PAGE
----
The federal government is being urged to do more to advocate against capital punishment in Indo-Pacific countries after an Australian woman was sentenced to death in Vietnam. Vietnam-born Australian national Nguyen Thi Huong was found guilty on Wednesday of possessing 36 bars of soap stuffed with 2.8 kg of heroin in her baggage as she was boarding a flight to Australia in December 2014.
The 73-year-old now faces death by lethal injection after the Ho Chi Minh City People’s Court ruled the offence “extremely dangerous to the community”.
Law Council of Australia President, Stuart Clark AM, said that while Vietnam’s laws and sovereignty were to be respected, use of the death penalty should always be condemned.
“The case highlights the importance of Australia developing, funding and implementing a whole-of-government strategy for the abolition of the death penalty – with a focus on countries in the Indo-Pacific,” he said in a statement.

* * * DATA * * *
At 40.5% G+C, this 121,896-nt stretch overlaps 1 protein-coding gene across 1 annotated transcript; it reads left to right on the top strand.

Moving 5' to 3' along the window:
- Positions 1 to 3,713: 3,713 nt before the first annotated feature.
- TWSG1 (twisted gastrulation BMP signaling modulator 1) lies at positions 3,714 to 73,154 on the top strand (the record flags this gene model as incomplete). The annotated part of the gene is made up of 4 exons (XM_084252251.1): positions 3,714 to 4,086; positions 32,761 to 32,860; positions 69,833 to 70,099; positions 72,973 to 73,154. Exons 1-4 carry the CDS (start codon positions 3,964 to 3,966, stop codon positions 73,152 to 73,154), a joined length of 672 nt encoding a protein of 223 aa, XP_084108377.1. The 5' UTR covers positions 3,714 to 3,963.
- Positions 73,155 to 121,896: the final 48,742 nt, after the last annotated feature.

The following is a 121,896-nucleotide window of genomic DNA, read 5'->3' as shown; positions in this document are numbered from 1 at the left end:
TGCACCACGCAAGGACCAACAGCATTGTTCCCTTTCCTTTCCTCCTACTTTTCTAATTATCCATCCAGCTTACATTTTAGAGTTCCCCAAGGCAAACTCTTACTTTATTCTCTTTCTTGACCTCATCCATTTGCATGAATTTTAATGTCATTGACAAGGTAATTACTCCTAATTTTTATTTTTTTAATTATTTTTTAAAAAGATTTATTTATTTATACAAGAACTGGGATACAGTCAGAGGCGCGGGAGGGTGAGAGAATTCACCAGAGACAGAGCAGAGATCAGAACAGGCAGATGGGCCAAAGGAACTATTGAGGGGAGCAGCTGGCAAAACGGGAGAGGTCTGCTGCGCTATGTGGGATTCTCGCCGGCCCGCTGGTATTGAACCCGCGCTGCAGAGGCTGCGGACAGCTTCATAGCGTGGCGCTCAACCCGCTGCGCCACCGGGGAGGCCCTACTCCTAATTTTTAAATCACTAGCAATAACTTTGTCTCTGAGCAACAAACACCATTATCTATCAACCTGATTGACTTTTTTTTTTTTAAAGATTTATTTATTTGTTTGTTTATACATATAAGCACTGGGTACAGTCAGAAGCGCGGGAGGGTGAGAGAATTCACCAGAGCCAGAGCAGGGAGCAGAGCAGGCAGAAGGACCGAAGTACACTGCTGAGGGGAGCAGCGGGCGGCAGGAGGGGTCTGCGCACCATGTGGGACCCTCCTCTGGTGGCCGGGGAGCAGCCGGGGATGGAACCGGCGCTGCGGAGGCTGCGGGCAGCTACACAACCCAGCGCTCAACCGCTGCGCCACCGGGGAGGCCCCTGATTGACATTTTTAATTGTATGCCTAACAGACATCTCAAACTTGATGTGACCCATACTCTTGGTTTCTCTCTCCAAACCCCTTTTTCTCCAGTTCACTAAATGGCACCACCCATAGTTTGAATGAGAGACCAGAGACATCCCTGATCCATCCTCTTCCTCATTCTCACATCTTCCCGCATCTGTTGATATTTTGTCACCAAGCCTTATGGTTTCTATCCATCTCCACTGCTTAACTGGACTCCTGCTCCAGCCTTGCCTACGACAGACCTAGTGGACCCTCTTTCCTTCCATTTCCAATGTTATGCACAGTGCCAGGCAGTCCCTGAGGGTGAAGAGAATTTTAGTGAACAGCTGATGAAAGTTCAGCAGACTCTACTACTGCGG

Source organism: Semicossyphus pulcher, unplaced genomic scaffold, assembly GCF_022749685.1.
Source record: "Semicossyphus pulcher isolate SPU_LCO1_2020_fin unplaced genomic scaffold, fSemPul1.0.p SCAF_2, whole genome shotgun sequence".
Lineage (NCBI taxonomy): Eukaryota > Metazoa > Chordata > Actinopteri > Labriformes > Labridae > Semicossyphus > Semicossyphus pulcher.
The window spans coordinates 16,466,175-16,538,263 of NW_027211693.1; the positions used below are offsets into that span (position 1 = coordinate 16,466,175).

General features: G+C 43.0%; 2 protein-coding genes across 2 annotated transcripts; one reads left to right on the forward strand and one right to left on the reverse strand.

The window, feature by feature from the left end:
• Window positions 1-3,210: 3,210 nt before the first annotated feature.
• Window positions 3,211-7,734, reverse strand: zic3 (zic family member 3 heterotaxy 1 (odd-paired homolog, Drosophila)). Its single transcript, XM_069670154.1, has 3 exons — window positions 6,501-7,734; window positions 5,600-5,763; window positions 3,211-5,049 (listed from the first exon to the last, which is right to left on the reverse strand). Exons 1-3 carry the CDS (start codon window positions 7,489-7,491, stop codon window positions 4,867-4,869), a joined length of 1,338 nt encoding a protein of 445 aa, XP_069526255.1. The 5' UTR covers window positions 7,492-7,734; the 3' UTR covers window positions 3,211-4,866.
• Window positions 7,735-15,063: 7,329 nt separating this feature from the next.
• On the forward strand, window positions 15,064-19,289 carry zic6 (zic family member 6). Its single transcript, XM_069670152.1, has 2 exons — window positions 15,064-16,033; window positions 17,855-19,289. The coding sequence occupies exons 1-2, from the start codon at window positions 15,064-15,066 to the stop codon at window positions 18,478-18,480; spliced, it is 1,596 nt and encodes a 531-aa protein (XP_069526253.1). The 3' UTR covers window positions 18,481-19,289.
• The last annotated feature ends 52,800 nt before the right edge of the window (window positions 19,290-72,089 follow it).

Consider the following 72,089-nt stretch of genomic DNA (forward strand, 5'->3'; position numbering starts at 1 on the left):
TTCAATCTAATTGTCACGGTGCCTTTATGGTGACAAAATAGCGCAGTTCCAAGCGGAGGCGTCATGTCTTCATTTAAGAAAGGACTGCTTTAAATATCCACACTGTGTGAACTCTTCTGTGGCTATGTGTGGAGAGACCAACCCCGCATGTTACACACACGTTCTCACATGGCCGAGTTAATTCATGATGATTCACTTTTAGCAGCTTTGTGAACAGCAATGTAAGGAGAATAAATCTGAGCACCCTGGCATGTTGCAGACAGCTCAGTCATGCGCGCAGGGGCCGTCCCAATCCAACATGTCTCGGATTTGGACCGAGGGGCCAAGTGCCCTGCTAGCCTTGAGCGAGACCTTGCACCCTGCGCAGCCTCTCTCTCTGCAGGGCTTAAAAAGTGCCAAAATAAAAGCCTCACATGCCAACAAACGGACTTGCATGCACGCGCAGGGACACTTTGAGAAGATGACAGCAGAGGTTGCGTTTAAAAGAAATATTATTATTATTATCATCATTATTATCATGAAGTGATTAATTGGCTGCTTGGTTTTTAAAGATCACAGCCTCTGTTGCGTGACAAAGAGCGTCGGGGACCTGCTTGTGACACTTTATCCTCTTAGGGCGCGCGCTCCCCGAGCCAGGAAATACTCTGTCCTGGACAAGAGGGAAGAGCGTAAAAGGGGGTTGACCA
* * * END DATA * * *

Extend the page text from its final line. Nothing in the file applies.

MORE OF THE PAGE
The development of such a strategy would be consistent with a recommendation made by the joint standing committee on Foreign Affairs, Defence and Trades in May, Mr Clark said.
The Department of Foreign Affairs said it was “concerned that an Australian citizen has been sentenced to death in Vietnam” but added that under Vietnamese law the woman can appeal the sentence “so there is still some way to go before this legal process concludes”.
“We will continue to provide consular assistance and support to the woman and her family. Universal opposition to capital punishment is a long-established policy of Australian governments,” it said in an email.
Vietnam handed down 47 death sentences in 2015.
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